Author: Glen Weldon
Publisher: Wiley Publishing
Glen Weldon, a writer for NPR and panelist on the Pop Culture Happy Hour podcast, recently published the timely Superman: The Unauthorized Biography, which I brought up in my piece about the Man of Steel (2013) trailer. Released mere months before Zack Snyder’s reinvention of the Superman mythos broke box office records, the book front ends a lot of information that can be whittled down to a pretty basic thesis: Superman is not the hero in which we see ourselves but the hero we strive to be. He’s an example. He’s hope. He’s the man of tomorrow.
After nearly a decade of not reading comics (but still claiming status as a comics nerd), I remember suddenly taking to the Internet to catch up on where my favorite heroes had wound up after I stopped diligently filing them away with bags and boards. Weldon’s book reads like an exceptionally well written Wikipedia entry and trots along at a nice clip. Our culture at large tends to think of Superman as a single thing, but comics fans remember the dark, hairy-chested mullet years and realise that the character has always been malleable, changing with the times, his writers, but most especially his readers.
As Superman: The Unauthorized Biography intimates, the man of steel was invented at a time in history when comics readership was comprised exclusively of pre-pubescent kids. The character is not so much mythic, as the modern spin would have you believe, as he is childish, and purposely so. The pieces are big and boldly colored. They fit together nicely, and there is little nuance. It isn’t until the angst-filled sixties that comics titans became solipsistic, perpetually suffering adolescents. Superman and his writers tried to keep pace, but the essential nature of the character never could, which is one of the reasons Marvel’s “why me, oh, poor me” heroes have made a more successful transition to the big screen. We want to see ourselves in our heroes, not measure against them.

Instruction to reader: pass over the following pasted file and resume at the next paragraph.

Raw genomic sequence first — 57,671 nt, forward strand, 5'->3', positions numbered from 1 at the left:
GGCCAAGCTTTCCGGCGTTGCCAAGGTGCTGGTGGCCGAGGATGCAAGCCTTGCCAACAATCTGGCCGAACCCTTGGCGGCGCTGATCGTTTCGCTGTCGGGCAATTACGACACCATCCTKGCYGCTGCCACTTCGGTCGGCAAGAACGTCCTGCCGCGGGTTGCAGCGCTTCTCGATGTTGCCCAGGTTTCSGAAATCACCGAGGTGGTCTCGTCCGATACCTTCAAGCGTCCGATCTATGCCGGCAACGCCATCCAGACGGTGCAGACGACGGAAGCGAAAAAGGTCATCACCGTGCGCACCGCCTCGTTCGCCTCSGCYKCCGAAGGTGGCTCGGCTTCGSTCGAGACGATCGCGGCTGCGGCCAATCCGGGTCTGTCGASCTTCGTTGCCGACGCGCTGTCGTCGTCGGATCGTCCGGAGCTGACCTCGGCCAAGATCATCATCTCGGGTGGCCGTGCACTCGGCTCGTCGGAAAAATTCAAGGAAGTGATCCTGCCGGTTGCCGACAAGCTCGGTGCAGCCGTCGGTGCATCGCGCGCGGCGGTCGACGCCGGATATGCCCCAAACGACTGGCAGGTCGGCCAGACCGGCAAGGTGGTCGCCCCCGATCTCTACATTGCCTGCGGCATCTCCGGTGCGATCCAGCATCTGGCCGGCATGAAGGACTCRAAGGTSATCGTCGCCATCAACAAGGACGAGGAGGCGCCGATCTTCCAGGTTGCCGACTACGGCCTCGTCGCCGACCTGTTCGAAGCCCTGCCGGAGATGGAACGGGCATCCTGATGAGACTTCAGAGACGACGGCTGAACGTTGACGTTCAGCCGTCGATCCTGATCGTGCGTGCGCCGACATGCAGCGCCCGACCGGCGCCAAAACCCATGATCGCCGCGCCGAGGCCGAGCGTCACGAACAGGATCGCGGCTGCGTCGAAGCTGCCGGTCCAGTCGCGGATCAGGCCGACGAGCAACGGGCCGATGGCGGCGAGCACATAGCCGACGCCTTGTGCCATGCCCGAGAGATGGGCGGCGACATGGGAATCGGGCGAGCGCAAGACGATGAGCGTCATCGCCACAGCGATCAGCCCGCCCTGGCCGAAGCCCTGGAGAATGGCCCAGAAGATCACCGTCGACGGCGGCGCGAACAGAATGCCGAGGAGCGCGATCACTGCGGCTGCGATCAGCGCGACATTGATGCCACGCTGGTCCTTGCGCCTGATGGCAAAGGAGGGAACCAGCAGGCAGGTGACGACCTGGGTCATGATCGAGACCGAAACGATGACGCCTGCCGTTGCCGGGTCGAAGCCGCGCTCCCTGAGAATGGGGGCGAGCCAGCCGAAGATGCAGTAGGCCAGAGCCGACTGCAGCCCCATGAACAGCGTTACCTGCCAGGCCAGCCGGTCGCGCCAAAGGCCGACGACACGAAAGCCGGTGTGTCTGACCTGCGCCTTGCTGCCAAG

As far as the thesis of Superman: The Unauthorized Biography goes, I don’t think Weldon is far off. In fact, I salute his point about hope as one of those things I read with some envy. This brings me to Man of Steel, for which I feel very little jealousy, except perhaps in regard to Henry Cavill’s physique. I tried to look at the film from an outsider’s perspective, ignoring a child’s love for a tale that never reaches the nuance we require as adults. As science fiction, Zack Snyder’s tale succeeds. As a superhero yarn, though, it doesn’t quite get off the ground.
The narrative tension comes not from a sense of empathy over Clark wandering the globe and feeling alone but from a juvenile sense of knowing as we follow a person who could win any fight, yet has never thrown a punch. All the drama comes from the wait for that first punch, but, when Clark finally lands it, there’s no hurrah, just rubble. The sheer exuberance of the ensuing violence sickens and then bores. The property damage and the likely dead hang over the whole final act of the film. This is the good people at Warner Bros. watching The Avengers (2012) and failing to understand what clicked. Whedon’s movie was counter-programming to The Dark Knight (2008), and here they’ve gone and turned an opportunity for levity into The Matrix Revolutions (2003).
Similarly, Superman: The Unauthorized Biography largely disappoints, even as Weldon’s genial voice pleases. If you put the word “unauthorized” in a title, readers are allowed to expect some dirt, some background information that might shock the white-bread Boy Scout if it were to be exposed. No such luck here. Still, the book serves as useful background leading up to Snyder’s Man of Steel, and I’d recommend the two as a pair. Caution: they both take longer to get through than you’d think.